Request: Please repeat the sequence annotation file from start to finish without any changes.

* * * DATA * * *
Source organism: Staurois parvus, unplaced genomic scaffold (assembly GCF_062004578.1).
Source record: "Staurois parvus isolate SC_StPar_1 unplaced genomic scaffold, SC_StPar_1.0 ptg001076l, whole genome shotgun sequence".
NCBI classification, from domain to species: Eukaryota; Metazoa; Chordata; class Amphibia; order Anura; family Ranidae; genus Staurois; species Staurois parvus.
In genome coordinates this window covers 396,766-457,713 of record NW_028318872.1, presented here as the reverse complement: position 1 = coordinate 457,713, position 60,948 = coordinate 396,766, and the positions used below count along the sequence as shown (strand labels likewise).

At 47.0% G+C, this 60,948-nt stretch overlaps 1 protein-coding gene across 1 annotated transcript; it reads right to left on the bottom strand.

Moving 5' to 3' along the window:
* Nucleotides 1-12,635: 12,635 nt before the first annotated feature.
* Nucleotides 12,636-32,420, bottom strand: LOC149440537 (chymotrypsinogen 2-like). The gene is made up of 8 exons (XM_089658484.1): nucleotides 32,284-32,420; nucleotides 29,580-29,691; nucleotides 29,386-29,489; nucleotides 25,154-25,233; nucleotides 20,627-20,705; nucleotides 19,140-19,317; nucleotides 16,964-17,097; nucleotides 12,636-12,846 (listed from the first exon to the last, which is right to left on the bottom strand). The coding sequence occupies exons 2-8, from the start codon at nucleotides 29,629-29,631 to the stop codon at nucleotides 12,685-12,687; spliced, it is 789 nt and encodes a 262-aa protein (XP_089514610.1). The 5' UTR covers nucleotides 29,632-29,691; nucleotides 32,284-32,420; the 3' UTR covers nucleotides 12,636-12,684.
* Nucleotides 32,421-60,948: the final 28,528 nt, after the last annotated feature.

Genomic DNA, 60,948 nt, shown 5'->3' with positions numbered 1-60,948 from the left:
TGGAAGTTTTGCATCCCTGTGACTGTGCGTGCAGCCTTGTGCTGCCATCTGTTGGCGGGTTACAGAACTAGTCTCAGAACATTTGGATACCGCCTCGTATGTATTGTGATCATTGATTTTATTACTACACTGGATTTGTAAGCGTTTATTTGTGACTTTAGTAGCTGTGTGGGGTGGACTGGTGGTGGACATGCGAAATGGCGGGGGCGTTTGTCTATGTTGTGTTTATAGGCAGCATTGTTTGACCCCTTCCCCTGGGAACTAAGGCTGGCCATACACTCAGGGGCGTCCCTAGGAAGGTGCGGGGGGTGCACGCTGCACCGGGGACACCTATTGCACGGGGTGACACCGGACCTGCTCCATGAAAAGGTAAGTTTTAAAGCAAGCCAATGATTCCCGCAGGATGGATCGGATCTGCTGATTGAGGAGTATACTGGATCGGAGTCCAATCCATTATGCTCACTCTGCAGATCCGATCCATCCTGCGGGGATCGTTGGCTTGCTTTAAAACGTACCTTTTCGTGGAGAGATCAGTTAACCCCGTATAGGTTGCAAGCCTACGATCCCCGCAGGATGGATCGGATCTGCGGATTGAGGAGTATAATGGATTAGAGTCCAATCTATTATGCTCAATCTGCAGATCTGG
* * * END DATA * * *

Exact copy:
Source organism: Staurois parvus, unplaced genomic scaffold (assembly GCF_062004578.1).
Source record: "Staurois parvus isolate SC_StPar_1 unplaced genomic scaffold, SC_StPar_1.0 ptg001076l, whole genome shotgun sequence".
NCBI classification, from domain to species: Eukaryota; Metazoa; Chordata; class Amphibia; order Anura; family Ranidae; genus Staurois; species Staurois parvus.
In genome coordinates this window covers 396,766-457,713 of record NW_028318872.1, presented here as the reverse complement: position 1 = coordinate 457,713, position 60,948 = coordinate 396,766, and the positions used below count along the sequence as shown (strand labels likewise).

At 47.0% G+C, this 60,948-nt stretch overlaps 1 protein-coding gene across 1 annotated transcript; it reads right to left on the bottom strand.

Moving 5' to 3' along the window:
* Nucleotides 1-12,635: 12,635 nt before the first annotated feature.
* Nucleotides 12,636-32,420, bottom strand: LOC149440537 (chymotrypsinogen 2-like). The gene is made up of 8 exons (XM_089658484.1): nucleotides 32,284-32,420; nucleotides 29,580-29,691; nucleotides 29,386-29,489; nucleotides 25,154-25,233; nucleotides 20,627-20,705; nucleotides 19,140-19,317; nucleotides 16,964-17,097; nucleotides 12,636-12,846 (listed from the first exon to the last, which is right to left on the bottom strand). The coding sequence occupies exons 2-8, from the start codon at nucleotides 29,629-29,631 to the stop codon at nucleotides 12,685-12,687; spliced, it is 789 nt and encodes a 262-aa protein (XP_089514610.1). The 5' UTR covers nucleotides 29,632-29,691; nucleotides 32,284-32,420; the 3' UTR covers nucleotides 12,636-12,684.
* Nucleotides 32,421-60,948: the final 28,528 nt, after the last annotated feature.

Genomic DNA, 60,948 nt, shown 5'->3' with positions numbered 1-60,948 from the left:
TGGAAGTTTTGCATCCCTGTGACTGTGCGTGCAGCCTTGTGCTGCCATCTGTTGGCGGGTTACAGAACTAGTCTCAGAACATTTGGATACCGCCTCGTATGTATTGTGATCATTGATTTTATTACTACACTGGATTTGTAAGCGTTTATTTGTGACTTTAGTAGCTGTGTGGGGTGGACTGGTGGTGGACATGCGAAATGGCGGGGGCGTTTGTCTATGTTGTGTTTATAGGCAGCATTGTTTGACCCCTTCCCCTGGGAACTAAGGCTGGCCATACACTCAGGGGCGTCCCTAGGAAGGTGCGGGGGGTGCACGCTGCACCGGGGACACCTATTGCACGGGGTGACACCGGACCTGCTCCATGAAAAGGTAAGTTTTAAAGCAAGCCAATGATTCCCGCAGGATGGATCGGATCTGCTGATTGAGGAGTATACTGGATCGGAGTCCAATCCATTATGCTCACTCTGCAGATCCGATCCATCCTGCGGGGATCGTTGGCTTGCTTTAAAACGTACCTTTTCGTGGAGAGATCAGTTAACCCCGTATAGGTTGCAAGCCTACGATCCCCGCAGGATGGATCGGATCTGCGGATTGAGGAGTATAATGGATTAGAGTCCAATCTATTATGCTCAATCTGCAGATCTGG